A guide to when you should – and shouldn’t – crop digital images.


The straightening tools in image editors automatically crop the original image to maintain the largest possible image size.

The web has been awash with cropping tools almost from the time the first consumer digital cameras appeared, so photographers can be excused for thinking images should be cropped at will. Cropping is also one of the few editing actions permissible in modern photojournalism, along with tonal balancing, colour correction and sharpening.

However, when you think about what’s really involved in the cropping process, you will soon see cropping as a practice that requires deep consideration. The reason? When you crop an image, you discard pixels.

It doesn’t make sense to pay thousands of dollars for a camera with a high pixel count if you routinely throw away a percentage of the image data. A possible exception would be if you only display your photos on a computer or TV screen.

The highest resolution for consumer TV screens is 1920×1080 pixels, which equates to a bit over two megapixels, while the highest resolution available for computer monitors is 2560×1600 pixels, or a little more than four megapixels. You don’t need a 20-megapixel camera to produce images that look good on these screens; even images from smartphones should appear fine.

The main factor to remember before you crop a digital image is that the pixels you discard cannot be restored. Always keep a copy of the uncropped original as your back-up. (An upcrop plug-in is available for the GIMP image editor but even the developers state it is ‘hit and miss’.)

Reasons to Crop

There are some valid reasons to crop images, including to improve framing, accentuate a part of the subject or change the aspect ratio of the image. Some cropping can be required to straighten slanting horizons and more sophisticated editors include a straightening tool for cropping with minimal loss of pixels.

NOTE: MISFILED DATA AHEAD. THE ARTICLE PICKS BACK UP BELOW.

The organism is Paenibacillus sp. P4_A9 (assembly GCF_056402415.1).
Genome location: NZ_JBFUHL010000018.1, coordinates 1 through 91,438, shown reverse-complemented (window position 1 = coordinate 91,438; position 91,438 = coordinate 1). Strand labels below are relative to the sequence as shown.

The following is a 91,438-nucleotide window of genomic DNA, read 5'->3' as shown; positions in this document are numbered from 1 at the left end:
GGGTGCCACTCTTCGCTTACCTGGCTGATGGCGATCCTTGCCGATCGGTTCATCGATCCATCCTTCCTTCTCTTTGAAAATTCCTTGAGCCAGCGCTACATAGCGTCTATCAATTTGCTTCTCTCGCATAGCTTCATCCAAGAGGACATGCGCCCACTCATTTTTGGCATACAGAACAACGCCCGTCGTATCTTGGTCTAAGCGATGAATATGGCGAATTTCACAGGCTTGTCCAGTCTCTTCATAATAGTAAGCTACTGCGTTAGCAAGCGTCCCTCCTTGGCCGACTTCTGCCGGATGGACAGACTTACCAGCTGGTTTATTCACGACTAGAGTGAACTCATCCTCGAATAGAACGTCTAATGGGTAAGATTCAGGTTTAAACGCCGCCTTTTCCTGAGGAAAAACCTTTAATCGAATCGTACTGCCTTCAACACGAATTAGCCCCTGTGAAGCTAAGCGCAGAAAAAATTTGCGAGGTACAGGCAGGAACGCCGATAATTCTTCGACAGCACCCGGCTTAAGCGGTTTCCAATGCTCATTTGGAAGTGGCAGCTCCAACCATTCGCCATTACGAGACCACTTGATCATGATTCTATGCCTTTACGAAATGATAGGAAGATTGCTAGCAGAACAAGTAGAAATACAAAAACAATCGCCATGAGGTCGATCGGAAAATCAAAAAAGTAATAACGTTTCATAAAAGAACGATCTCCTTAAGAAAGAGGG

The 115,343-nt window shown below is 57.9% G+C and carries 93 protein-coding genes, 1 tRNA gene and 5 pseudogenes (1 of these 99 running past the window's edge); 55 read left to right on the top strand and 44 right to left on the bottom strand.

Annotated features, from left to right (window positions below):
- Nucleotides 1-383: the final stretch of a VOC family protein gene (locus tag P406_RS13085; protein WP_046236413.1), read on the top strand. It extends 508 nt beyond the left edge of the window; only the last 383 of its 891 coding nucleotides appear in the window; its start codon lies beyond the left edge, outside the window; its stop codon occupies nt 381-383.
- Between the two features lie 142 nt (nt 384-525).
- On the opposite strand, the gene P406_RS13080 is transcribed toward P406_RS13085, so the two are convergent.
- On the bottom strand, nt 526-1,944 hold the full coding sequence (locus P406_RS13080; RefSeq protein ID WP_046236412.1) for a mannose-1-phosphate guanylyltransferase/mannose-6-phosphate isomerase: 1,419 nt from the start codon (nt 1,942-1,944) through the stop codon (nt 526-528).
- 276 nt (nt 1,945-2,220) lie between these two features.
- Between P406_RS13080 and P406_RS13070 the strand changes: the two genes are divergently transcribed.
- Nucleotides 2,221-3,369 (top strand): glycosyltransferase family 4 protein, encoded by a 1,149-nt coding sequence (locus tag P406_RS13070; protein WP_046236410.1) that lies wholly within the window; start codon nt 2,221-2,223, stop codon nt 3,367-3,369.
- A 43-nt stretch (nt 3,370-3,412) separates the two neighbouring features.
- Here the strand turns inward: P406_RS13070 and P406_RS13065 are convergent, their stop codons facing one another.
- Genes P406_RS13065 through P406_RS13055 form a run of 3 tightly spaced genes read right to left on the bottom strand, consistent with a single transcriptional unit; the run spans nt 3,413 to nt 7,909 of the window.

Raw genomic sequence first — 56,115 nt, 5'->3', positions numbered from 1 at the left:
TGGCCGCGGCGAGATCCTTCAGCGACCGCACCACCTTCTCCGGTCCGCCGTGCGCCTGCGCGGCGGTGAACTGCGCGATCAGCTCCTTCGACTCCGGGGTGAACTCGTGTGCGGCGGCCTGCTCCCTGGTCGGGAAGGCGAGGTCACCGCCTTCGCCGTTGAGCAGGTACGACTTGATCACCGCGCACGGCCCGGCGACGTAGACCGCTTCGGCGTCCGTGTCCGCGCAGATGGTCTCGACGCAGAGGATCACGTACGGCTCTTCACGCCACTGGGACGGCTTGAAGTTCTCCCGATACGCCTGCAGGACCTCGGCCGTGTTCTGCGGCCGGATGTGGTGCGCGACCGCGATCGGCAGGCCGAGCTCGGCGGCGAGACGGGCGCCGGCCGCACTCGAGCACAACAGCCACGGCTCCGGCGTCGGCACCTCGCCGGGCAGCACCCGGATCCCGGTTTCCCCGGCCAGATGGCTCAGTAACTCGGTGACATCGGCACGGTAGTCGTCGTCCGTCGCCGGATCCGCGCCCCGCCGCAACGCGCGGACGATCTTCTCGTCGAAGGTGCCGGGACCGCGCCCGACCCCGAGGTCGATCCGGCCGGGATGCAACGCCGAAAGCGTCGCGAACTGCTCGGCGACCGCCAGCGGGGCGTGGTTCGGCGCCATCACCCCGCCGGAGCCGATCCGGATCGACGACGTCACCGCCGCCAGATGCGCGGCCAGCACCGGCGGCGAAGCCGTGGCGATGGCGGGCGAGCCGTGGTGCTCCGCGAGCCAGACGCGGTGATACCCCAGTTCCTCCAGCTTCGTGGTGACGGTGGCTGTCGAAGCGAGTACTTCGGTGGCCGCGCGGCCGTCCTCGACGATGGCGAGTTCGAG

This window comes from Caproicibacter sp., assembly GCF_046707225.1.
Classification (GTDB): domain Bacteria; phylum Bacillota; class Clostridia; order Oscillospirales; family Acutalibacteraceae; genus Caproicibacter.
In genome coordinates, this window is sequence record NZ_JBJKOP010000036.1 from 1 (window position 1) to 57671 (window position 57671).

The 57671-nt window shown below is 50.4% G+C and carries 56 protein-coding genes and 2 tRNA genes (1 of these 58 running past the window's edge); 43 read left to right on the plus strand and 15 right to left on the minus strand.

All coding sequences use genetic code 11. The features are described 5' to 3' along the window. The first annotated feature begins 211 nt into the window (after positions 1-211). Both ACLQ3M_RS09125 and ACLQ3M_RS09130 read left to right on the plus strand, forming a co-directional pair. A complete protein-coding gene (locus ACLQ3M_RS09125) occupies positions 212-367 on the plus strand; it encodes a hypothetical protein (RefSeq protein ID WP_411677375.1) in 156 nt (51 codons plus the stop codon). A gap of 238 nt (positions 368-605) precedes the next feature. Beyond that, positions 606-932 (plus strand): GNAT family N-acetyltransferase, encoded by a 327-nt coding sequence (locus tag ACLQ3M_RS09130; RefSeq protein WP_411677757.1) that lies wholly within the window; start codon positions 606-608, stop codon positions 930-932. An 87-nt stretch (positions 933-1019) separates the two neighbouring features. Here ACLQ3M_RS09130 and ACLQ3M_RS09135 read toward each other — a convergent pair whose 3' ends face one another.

Cropping may also be required in situations where you don’t have a long enough lens to cover the main subject. Wildlife photographers are often forced to crop when their subjects are potentially dangerous or small and easily spooked simply because they can’t get close enough to fill the frame.


An example of a situation where cropping is necessary. Even with a 300mm telephoto lens, it was impossible to get any closer to this lioness and her cubs. Cropping provided the best way to obtain a worthwhile result.

The display format will often dictate the size and format of the crop. Images that will be displayed on widescreen TV sets will generally look best if they fill the screen, which requires them to be cropped to a 16:9 aspect ratio.

For prints, the paper size (or frame) being used can influence the shape of the image that suits it. Aesthetic considerations play a role here in determining whether you want a borderless print, or the widths of the borders and the position of the image within the frame.

For borderless prints, an image with a 3:2 aspect ratio will fit perfectly on a 6×4-inch (15x10cm) sheet of paper but will have to be cropped to fit on an A4 sheet when printed without borders. The borders of the same image will be uneven if the aspect ratio is retained when printing on A4 or A3 paper.

When to Crop

Images can be cropped at two stages of the creation process: when the shot is taken and when it is edited. Cropping when the shot is taken can be either through the choice of the image’s aspect ratio or the use of some kind of digital zoom function. Many cameras provide four basic aspect ratio crops: 4×3, 3×2, 16×9 and 1×1. Their effects are illustrated on this page.